Sumerian Cuneiform Tablet

SKU AM.0068
Circa

2029 BC

Dimensions

1.93″ (4.9cm) high x 3.35″ (8.5cm) wide

Medium

Clay

Origin

Eastern Mediterranean

Gallery Location

USA


 

Sumerian cuneiform is one of the earliest known forms of written expression. First appearing in the 4th millennium BC in what is now Iraq, it was dubbed cuneiform (‘wedge-shaped’) because of the distinctive wedge form of the letters, created by pressing a reed stylus into wet clay. Early Sumerian writings were essentially pictograms, which became simplified in the early and mid 3rd millennium BC to a series of strokes, along with a commensurate reduction in the number of discrete signs used (from c.1500 to 600). The script system had a very long life and was used by the Sumerians as well as numerous later groups – notably the Assyrians, Elamites, Akkadians and Hittites – for around three thousand years. Certain signs and phonetic standards live on in modern languages of the Middle and Far East, but the writing system is essentially extinct. It was therefore cause for great excitement when the ‘code’ of ancient cuneiform was cracked by a group of English, French and German Assyriologists and philologists in the mid 19th century AD. This opened up a vital source of information about these ancient groups that could not have been obtained in any other way.
Cuneiform was used on monuments dedicated to heroic – and usually royal – individuals, but perhaps its most important function was that of record keeping. The palace-based society at Ur and other large urban centres was accompanied by a remarkably complex and multifaceted bureaucracy, which was run by professional administrators and a priestly class, all of whom were answerable to central court control. Most of what we know about the way the culture was run and administered comes from cuneiform tablets, which record the everyday running of the temple and palace complexes in minute detail, as in the present case. The Barakat Gallery has secured the services of Professor Lambert (University of Birmingham), a renowned expert in the decipherment and translation of cuneiform, to examine and process the information on these tablets. His scanned analysis is presented here. The text lists the numbers and types of workers employed at two named places, for example, metal workers and carpenters.

Professor Lambert’s translation is provided below:

Clay tablet, 49x85mm., with 23 lines of writing in Sumerian cuneiform on obverse and reverse. The tablet is joined from two pieces and the whole surface was rolled with the scribe’s cylinder seal, which has obscured many of the signs. Not much of the seal design can be seen, but enough of the seal inscription to see that it was the seal of Lugal-imru’a, who is named toward the end of the document. The text is an administrative document from the Third Dynasty of Ur, dated to the 9th year of Shu-Sin, fourth king of the dynasty, c. 2029 B.C. The text begins with a list of kinds and numbers of workers in the state sector of two named places, then continues with other relevant details, which end with the date. While the numbers of the workers can be read in all cases, the names of the types of men are often too feint to read:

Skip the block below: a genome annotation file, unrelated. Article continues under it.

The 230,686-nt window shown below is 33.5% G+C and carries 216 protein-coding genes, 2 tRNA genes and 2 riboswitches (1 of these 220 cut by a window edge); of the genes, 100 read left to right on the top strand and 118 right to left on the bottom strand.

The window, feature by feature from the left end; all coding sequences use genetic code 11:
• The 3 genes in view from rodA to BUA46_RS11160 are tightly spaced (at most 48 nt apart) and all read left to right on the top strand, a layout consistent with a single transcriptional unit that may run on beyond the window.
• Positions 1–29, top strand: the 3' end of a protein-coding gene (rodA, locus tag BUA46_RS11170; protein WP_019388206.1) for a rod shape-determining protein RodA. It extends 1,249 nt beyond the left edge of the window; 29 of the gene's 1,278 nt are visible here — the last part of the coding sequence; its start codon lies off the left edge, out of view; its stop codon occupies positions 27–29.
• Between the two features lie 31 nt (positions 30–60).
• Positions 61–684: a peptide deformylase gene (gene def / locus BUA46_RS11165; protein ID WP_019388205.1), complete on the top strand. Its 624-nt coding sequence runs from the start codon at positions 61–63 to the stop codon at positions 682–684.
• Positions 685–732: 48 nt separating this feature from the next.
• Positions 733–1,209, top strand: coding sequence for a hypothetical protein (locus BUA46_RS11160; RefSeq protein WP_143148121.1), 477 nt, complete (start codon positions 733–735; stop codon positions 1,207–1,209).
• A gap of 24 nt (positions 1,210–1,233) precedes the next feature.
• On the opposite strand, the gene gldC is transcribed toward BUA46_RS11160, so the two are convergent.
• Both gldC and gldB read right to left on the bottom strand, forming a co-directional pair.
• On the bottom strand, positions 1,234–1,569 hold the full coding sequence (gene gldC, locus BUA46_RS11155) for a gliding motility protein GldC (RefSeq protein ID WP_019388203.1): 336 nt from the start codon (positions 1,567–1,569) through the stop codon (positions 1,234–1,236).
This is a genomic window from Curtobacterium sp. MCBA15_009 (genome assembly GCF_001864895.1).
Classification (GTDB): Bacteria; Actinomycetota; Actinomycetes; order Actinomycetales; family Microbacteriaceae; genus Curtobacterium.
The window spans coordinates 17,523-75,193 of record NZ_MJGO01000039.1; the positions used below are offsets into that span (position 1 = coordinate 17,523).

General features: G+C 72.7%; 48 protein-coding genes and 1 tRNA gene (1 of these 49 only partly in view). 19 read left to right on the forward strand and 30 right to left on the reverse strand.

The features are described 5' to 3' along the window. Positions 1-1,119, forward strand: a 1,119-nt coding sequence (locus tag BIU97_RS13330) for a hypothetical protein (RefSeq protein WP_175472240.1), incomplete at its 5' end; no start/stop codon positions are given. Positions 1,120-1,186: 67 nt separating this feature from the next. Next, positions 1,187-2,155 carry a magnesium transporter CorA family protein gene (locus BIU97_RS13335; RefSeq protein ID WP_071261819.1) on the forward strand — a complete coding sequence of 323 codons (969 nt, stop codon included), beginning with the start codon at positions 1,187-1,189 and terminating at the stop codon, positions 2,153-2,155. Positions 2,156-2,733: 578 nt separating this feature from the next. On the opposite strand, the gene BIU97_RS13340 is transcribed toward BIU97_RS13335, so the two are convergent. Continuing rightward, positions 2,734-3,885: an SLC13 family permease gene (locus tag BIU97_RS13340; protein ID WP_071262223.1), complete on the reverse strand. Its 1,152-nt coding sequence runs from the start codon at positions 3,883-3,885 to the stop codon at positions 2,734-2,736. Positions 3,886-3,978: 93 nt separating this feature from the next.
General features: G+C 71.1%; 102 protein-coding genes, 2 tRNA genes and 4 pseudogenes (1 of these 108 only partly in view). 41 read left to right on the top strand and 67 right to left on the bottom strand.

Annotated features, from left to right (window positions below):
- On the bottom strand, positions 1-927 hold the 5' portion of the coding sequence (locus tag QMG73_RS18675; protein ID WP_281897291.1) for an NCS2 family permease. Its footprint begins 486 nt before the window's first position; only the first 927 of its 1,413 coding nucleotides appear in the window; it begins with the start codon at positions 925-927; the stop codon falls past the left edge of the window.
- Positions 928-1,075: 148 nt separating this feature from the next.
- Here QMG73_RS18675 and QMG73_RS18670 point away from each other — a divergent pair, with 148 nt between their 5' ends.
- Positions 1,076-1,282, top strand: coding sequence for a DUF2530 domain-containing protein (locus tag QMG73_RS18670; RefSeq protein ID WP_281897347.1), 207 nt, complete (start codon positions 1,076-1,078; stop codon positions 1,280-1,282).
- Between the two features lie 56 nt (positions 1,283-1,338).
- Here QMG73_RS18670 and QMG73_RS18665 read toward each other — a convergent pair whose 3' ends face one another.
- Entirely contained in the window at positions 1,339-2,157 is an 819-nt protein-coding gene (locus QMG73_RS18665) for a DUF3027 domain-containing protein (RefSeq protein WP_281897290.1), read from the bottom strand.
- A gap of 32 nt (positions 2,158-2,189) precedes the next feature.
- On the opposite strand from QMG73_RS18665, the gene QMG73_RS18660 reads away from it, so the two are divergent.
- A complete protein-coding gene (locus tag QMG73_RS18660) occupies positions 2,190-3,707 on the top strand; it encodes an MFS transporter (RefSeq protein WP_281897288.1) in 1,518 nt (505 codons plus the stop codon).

Translation

144 metal workers

1204 smiths

192 . . .

144 . . .

1533 carpenters

572 leather workers

285 . . .

1440 basket makers for 1 day

……….. for the cities Uru-sagrig and Anzagar

when the . . . s did not go

. . . ba was overseer

via Lugal-imru’a

A disbursement

Year: Shu-Sin, king, built the temple of Shara in Umma

The huge numbers of certain professions may surprise, but there is an explanation: in the line “for 1 day.” The ancient scribes were making calculations about use of stocks of foodstuffs used as wages. The figures are no doubt for one month: the total of days worked by e.g. smiths during a 30-day month. So each figure has to be divided by 30 to get the actual number of workmen on average in each profession for each notional day. In practice it would vary from day to day: more smiths working some days than other, but for the scribes in charge of running the state, the total for each month was the importat thing. Note that only the higher professions are covered. The greatest number of men working would be working in the fields and on irrigation, as labourers. – (AM.0068)

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